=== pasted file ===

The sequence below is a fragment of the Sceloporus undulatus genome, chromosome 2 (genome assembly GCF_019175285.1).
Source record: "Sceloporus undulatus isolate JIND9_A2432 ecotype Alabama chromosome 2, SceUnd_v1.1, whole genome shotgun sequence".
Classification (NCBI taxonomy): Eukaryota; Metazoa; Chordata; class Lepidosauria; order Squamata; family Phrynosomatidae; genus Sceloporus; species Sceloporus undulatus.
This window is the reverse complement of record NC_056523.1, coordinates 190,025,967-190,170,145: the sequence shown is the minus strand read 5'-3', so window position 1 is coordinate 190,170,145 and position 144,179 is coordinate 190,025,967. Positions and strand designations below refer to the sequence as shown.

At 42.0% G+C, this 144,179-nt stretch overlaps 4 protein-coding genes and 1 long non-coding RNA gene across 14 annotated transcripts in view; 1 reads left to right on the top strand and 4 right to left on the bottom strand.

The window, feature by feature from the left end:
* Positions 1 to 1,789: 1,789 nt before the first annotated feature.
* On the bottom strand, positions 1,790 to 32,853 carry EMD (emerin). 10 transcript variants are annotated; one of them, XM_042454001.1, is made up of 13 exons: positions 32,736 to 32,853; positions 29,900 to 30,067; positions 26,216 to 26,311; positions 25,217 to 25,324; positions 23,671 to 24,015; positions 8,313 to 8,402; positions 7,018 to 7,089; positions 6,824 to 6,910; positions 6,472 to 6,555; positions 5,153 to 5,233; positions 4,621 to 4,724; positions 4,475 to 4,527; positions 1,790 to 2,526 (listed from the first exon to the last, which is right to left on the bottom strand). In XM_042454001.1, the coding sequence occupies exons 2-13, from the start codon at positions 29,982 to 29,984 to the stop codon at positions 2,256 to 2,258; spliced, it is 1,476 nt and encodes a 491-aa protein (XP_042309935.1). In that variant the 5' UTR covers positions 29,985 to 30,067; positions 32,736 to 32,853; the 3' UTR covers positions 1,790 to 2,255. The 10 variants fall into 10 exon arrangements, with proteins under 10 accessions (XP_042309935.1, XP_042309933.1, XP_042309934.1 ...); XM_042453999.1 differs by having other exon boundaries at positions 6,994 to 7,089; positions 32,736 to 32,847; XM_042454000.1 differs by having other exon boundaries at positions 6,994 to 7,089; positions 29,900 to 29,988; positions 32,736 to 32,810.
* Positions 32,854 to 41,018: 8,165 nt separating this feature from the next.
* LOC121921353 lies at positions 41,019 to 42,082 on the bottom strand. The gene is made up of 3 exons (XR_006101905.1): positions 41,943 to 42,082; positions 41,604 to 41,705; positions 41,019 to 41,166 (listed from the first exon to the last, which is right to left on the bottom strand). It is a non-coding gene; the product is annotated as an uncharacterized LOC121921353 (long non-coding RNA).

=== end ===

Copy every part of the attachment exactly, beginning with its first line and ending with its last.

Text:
The sequence below is a fragment of the Sceloporus undulatus genome, chromosome 2 (genome assembly GCF_019175285.1).
Source record: "Sceloporus undulatus isolate JIND9_A2432 ecotype Alabama chromosome 2, SceUnd_v1.1, whole genome shotgun sequence".
Classification (NCBI taxonomy): Eukaryota; Metazoa; Chordata; class Lepidosauria; order Squamata; family Phrynosomatidae; genus Sceloporus; species Sceloporus undulatus.
This window is the reverse complement of record NC_056523.1, coordinates 190,025,967-190,170,145: the sequence shown is the minus strand read 5'-3', so window position 1 is coordinate 190,170,145 and position 144,179 is coordinate 190,025,967. Positions and strand designations below refer to the sequence as shown.

At 42.0% G+C, this 144,179-nt stretch overlaps 4 protein-coding genes and 1 long non-coding RNA gene across 14 annotated transcripts in view; 1 reads left to right on the top strand and 4 right to left on the bottom strand.

The window, feature by feature from the left end:
* Positions 1 to 1,789: 1,789 nt before the first annotated feature.
* On the bottom strand, positions 1,790 to 32,853 carry EMD (emerin). 10 transcript variants are annotated; one of them, XM_042454001.1, is made up of 13 exons: positions 32,736 to 32,853; positions 29,900 to 30,067; positions 26,216 to 26,311; positions 25,217 to 25,324; positions 23,671 to 24,015; positions 8,313 to 8,402; positions 7,018 to 7,089; positions 6,824 to 6,910; positions 6,472 to 6,555; positions 5,153 to 5,233; positions 4,621 to 4,724; positions 4,475 to 4,527; positions 1,790 to 2,526 (listed from the first exon to the last, which is right to left on the bottom strand). In XM_042454001.1, the coding sequence occupies exons 2-13, from the start codon at positions 29,982 to 29,984 to the stop codon at positions 2,256 to 2,258; spliced, it is 1,476 nt and encodes a 491-aa protein (XP_042309935.1). In that variant the 5' UTR covers positions 29,985 to 30,067; positions 32,736 to 32,853; the 3' UTR covers positions 1,790 to 2,255. The 10 variants fall into 10 exon arrangements, with proteins under 10 accessions (XP_042309935.1, XP_042309933.1, XP_042309934.1 ...); XM_042453999.1 differs by having other exon boundaries at positions 6,994 to 7,089; positions 32,736 to 32,847; XM_042454000.1 differs by having other exon boundaries at positions 6,994 to 7,089; positions 29,900 to 29,988; positions 32,736 to 32,810.
* Positions 32,854 to 41,018: 8,165 nt separating this feature from the next.
* LOC121921353 lies at positions 41,019 to 42,082 on the bottom strand. The gene is made up of 3 exons (XR_006101905.1): positions 41,943 to 42,082; positions 41,604 to 41,705; positions 41,019 to 41,166 (listed from the first exon to the last, which is right to left on the bottom strand). It is a non-coding gene; the product is annotated as an uncharacterized LOC121921353 (long non-coding RNA).